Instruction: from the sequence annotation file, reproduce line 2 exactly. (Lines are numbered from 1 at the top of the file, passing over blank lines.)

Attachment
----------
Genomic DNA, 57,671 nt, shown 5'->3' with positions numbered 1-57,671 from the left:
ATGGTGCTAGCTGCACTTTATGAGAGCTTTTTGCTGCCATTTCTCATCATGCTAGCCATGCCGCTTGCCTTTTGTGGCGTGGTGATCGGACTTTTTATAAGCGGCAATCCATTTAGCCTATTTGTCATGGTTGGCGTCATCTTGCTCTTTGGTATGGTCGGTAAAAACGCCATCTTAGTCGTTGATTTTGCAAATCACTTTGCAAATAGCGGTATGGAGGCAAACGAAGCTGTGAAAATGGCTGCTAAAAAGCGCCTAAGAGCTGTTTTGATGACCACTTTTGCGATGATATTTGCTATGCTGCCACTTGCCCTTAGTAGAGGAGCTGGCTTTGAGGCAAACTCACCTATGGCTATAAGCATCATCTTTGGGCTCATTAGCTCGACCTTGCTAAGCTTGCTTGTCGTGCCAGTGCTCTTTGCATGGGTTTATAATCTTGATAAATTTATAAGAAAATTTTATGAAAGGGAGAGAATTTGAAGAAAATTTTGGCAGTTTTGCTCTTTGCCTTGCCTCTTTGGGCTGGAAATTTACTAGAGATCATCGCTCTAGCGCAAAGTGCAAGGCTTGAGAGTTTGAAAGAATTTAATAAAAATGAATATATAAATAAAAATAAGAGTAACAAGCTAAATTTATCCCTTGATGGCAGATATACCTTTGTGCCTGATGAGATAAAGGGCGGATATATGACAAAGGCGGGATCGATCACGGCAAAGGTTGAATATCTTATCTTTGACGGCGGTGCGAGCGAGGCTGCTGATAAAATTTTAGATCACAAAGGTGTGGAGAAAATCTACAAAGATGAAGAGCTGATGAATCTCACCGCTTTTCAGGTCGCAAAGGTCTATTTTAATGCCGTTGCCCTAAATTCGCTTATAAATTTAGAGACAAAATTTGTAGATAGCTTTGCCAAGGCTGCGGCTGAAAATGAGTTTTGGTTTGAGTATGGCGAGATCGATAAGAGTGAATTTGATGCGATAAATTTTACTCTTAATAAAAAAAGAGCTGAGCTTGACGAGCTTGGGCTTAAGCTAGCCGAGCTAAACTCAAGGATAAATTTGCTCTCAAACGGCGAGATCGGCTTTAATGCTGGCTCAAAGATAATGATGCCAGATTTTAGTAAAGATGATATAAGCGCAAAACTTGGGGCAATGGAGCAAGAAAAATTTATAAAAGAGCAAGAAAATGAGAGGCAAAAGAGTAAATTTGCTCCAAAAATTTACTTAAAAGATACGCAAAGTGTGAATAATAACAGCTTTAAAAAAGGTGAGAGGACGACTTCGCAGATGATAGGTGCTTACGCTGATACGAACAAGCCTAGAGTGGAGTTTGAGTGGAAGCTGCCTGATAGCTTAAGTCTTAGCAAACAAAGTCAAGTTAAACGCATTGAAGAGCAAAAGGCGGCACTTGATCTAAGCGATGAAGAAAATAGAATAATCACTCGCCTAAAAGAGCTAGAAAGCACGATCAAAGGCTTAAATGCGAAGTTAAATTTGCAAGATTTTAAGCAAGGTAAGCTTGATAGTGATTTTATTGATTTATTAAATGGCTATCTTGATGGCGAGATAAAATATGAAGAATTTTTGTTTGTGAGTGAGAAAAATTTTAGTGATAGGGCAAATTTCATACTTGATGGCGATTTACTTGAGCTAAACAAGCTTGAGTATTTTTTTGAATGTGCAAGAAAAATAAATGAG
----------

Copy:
ATGGTGCTAGCTGCACTTTATGAGAGCTTTTTGCTGCCATTTCTCATCATGCTAGCCATGCCGCTTGCCTTTTGTGGCGTGGTGATCGGACTTTTTATAAGCGGCAATCCATTTAGCCTATTTGTCATGGTTGGCGTCATCTTGCTCTTTGGTATGGTCGGTAAAAACGCCATCTTAGTCGTTGATTTTGCAAATCACTTTGCAAATAGCGGTATGGAGGCAAACGAAGCTGTGAAAATGGCTGCTAAAAAGCGCCTAAGAGCTGTTTTGATGACCACTTTTGCGATGATATTTGCTATGCTGCCACTTGCCCTTAGTAGAGGAGCTGGCTTTGAGGCAAACTCACCTATGGCTATAAGCATCATCTTTGGGCTCATTAGCTCGACCTTGCTAAGCTTGCTTGTCGTGCCAGTGCTCTTTGCATGGGTTTATAATCTTGATAAATTTATAAGAAAATTTTATGAAAGGGAGAGAATTTGAAGAAAATTTTGGCAGTTTTGCTCTTTGCCTTGCCTCTTTGGGCTGGAAATTTACTAGAGATCATCGCTCTAGCGCAAAGTGCAAGGCTTGAGAGTTTGAAAGAATTTAATAAAAATGAATATATAAATAAAAATAAGAGTAACAAGCTAAATTTATCCCTTGATGGCAGATATACCTTTGTGCCTGATGAGATAAAGGGCGGATATATGACAAAGGCGGGATCGATCACGGCAAAGGTTGAATATCTTATCTTTGACGGCGGTGCGAGCGAGGCTGCTGATAAAATTTTAGATCACAAAGGTGTGGAGAAAATCTACAAAGATGAAGAGCTGATGAATCTCACCGCTTTTCAGGTCGCAAAGGTCTATTTTAATGCCGTTGCCCTAAATTCGCTTATAAATTTAGAGACAAAATTTGTAGATAGCTTTGCCAAGGCTGCGGCTGAAAATGAGTTTTGGTTTGAGTATGGCGAGATCGATAAGAGTGAATTTGATGCGATAAATTTTACTCTTAATAAAAAAAGAGCTGAGCTTGACGAGCTTGGGCTTAAGCTAGCCGAGCTAAACTCAAGGATAAATTTGCTCTCAAACGGCGAGATCGGCTTTAATGCTGGCTCAAAGATAATGATGCCAGATTTTAGTAAAGATGATATAAGCGCAAAACTTGGGGCAATGGAGCAAGAAAAATTTATAAAAGAGCAAGAAAATGAGAGGCAAAAGAGTAAATTTGCTCCAAAAATTTACTTAAAAGATACGCAAAGTGTGAATAATAACAGCTTTAAAAAAGGTGAGAGGACGACTTCGCAGATGATAGGTGCTTACGCTGATACGAACAAGCCTAGAGTGGAGTTTGAGTGGAAGCTGCCTGATAGCTTAAGTCTTAGCAAACAAAGTCAAGTTAAACGCATTGAAGAGCAAAAGGCGGCACTTGATCTAAGCGATGAAGAAAATAGAATAATCACTCGCCTAAAAGAGCTAGAAAGCACGATCAAAGGCTTAAATGCGAAGTTAAATTTGCAAGATTTTAAGCAAGGTAAGCTTGATAGTGATTTTATTGATTTATTAAATGGCTATCTTGATGGCGAGATAAAATATGAAGAATTTTTGTTTGTGAGTGAGAAAAATTTTAGTGATAGGGCAAATTTCATACTTGATGGCGATTTACTTGAGCTAAACAAGCTTGAGTATTTTTTTGAATGTGCAAGAAAAATAAATGAG